If we looked more closely, could we have seen signs Solyndra was headed for bankruptcy? (Credit: Solyndra)

Has it really only been half a year since Solyndra suspended operations?

At one time, Solyndra was soaring above the rooftops, a green energy darling making thin film solar photovoltaic power systems for large commercial and industrial rooftops. “Clever product!” analysts and investors said. “Big potential market!” “Who doesn’t love Fremont?” OK, that last thought was mostly expressed by people in the Bay Area, but the excitement was genuine.

Then the price of Chinese solar panels dropped, and Solyndra’s fortunes faded fast. (There’s more on this rise and fall at the California Report’s old blog Shifting Gears.)

After the collapse, new questions cropped up. Solyndra got a $535 million loan guarantee from the Energy Department. It was the first loan guarantee of a kind authorized by a bill President George W. Bush signed into law in 2005. Did Solyndra mislead the Department of Energy about its financial health?

Although today’s report doesn’t touch on the political maelstrom that followed, Fortune assesses it rather economically in its write-up about the report:

Vice President Joe Biden and Energy Secretary Chu presided at the groundbreaking of Solyndra’s Fab 2 facility in Fremont, California, in a photo opp that they would come to rue. In his remarks, Biden laid the credit for the loan guarantee and construction launch squarely on the Obama Administration’s 200-day-old Recovery Act legislation, downplaying the role of the 2005 legislation and the nearly two-and-a-half-year process that had actually led up to this moment. Thus, Biden unwittingly inflated a political football that would soon grow to the size of a Macy’s Thanksgiving Day float.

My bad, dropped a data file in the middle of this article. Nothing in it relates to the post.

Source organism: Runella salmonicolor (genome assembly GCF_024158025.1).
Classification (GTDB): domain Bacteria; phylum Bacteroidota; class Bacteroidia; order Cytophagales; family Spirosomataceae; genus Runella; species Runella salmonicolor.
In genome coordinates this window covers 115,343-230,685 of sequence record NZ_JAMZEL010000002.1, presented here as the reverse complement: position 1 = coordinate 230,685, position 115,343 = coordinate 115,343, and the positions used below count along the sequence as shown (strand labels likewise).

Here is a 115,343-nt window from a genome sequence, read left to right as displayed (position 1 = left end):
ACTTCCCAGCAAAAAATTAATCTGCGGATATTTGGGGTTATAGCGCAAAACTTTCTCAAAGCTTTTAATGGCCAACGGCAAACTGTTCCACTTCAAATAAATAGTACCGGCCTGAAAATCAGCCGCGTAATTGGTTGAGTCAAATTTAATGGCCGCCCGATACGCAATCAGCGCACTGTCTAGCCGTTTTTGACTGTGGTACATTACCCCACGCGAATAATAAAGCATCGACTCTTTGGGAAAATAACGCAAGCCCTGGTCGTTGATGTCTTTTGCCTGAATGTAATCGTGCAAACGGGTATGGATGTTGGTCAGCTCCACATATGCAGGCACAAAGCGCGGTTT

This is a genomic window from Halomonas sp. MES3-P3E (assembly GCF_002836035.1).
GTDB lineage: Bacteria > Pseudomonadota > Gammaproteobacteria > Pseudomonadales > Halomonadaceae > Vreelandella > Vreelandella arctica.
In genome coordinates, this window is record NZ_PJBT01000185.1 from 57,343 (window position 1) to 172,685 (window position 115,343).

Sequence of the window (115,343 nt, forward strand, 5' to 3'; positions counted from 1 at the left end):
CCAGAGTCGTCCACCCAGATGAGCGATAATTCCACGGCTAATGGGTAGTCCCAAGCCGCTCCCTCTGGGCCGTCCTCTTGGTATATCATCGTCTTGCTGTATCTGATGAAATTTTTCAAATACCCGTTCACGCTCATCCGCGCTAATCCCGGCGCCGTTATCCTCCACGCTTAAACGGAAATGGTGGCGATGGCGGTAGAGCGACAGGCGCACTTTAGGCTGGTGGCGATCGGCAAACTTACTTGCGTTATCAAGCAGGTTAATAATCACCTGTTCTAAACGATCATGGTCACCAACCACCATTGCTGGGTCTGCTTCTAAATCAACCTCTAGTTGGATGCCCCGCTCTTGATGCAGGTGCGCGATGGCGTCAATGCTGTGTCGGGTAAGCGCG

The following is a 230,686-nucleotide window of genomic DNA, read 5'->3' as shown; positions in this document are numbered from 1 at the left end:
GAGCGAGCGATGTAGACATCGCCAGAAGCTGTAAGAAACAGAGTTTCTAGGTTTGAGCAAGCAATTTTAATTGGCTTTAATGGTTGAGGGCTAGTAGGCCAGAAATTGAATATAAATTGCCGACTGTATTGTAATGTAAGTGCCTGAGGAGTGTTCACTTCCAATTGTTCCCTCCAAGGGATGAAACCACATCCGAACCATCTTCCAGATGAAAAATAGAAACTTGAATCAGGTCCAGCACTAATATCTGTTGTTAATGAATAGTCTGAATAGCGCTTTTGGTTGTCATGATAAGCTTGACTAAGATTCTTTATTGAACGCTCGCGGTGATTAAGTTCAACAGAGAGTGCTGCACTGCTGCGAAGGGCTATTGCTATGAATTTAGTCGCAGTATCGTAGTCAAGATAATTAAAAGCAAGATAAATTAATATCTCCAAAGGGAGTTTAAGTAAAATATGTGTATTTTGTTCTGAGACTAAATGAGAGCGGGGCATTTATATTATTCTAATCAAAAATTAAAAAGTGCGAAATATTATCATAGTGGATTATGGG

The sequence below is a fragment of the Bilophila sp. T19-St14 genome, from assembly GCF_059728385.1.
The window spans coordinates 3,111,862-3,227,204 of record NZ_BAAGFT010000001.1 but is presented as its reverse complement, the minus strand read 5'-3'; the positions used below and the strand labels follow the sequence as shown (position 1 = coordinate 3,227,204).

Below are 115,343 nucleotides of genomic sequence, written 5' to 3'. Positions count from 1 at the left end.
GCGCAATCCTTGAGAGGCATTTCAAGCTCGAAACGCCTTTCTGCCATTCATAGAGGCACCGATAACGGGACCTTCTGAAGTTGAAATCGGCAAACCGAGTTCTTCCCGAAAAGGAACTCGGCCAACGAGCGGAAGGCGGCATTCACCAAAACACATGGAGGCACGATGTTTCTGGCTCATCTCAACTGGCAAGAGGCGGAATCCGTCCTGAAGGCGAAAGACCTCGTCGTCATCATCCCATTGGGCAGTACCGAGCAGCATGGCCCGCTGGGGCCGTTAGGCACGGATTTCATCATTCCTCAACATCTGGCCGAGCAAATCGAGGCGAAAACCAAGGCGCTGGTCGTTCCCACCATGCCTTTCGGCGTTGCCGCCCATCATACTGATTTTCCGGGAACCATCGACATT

A flock of investigators swarmed into Fremont. They came from the FBI, the Department of Energy Office of Inspector General, the regional US Attorney’s office…even Congress.

Last but not least, there came ex-FBI agent R. Todd Neilson. Solyndra’s board hired him to be the the company’s chief restructuring officer, and to deliver a report for the benefit of the U.S. Bankruptcy Court in Wilmington, Delaware – and Solyndra’s creditors.

“I approach anything with a healthy skepticism and with an understanding that I should look at things anew without the baggage of other opinions people may have,” Todd Neilson told the Wall Street Journal’s blog, Bankruptcy Beat.

Today, his 204 page report on Solyndra is filed and available to the public. You’ll want the bullet points:

  • Construction costs were correctly recorded in the accounting records and no material funds were diverted from their original intended use.
  • The DOE had sufficient information to understand the risks and challenges … and make an informed decision as to the ongoing financial condition of Solyndra.
  • All of the funds drawn under the DOE Loan Guarantee were spent in accordance with the relevant loan documents.
  • The information provided to the DOE, as certified, was materially correct when compared to the audited financial statements of PWC (PricewaterhouseCoopers).
  • The actual calculations used by the company to compute and pay cash bonuses are within materially acceptable limits.

Neilson attempted to conduct informal interviews of Solyndra’s former Chief Executive Officers, Dr. Chris Gronet and Brian Harrison. Both declined.

But for those who were waiting for a smoking solar panel, the upshot is … you won’t find it in this report.

Bankruptcy Court Report: Solyndra Did Not Mislead DOE 28 March,2012Rachael Myrow


Rachael Myrow

Rachael Myrow is KQED’s Silicon Valley Arts Reporter, covering arts, culture and technology in San Mateo, Santa Clara and Santa Cruz Counties. She regularly files stories for NPR and the KQED podcast Bay Curious, and guest hosts KQED’s Forum.

Her passion for public radio was born as an undergrad at the University of California at Berkeley, writing movie reviews for KALX-FM. After finishing one degree in English, she got another in journalism, landed a job at Marketplace in Los Angeles, and another at KPCC, before returning to the Bay Area to work at KQED.

She spent more than seven years hosting The California Report, and over the years has won a Peabody and three Edward R. Murrow Awards (one for covering the MTA Strike, her first assignment as a full-time reporter in 2000 as well as numerous other honors including from the Society of Professional Journalists, the Radio Television News Directors Association and the LA Press Club.
Follow @rachaelmyrow

Sponsored by

Become a KQED sponsor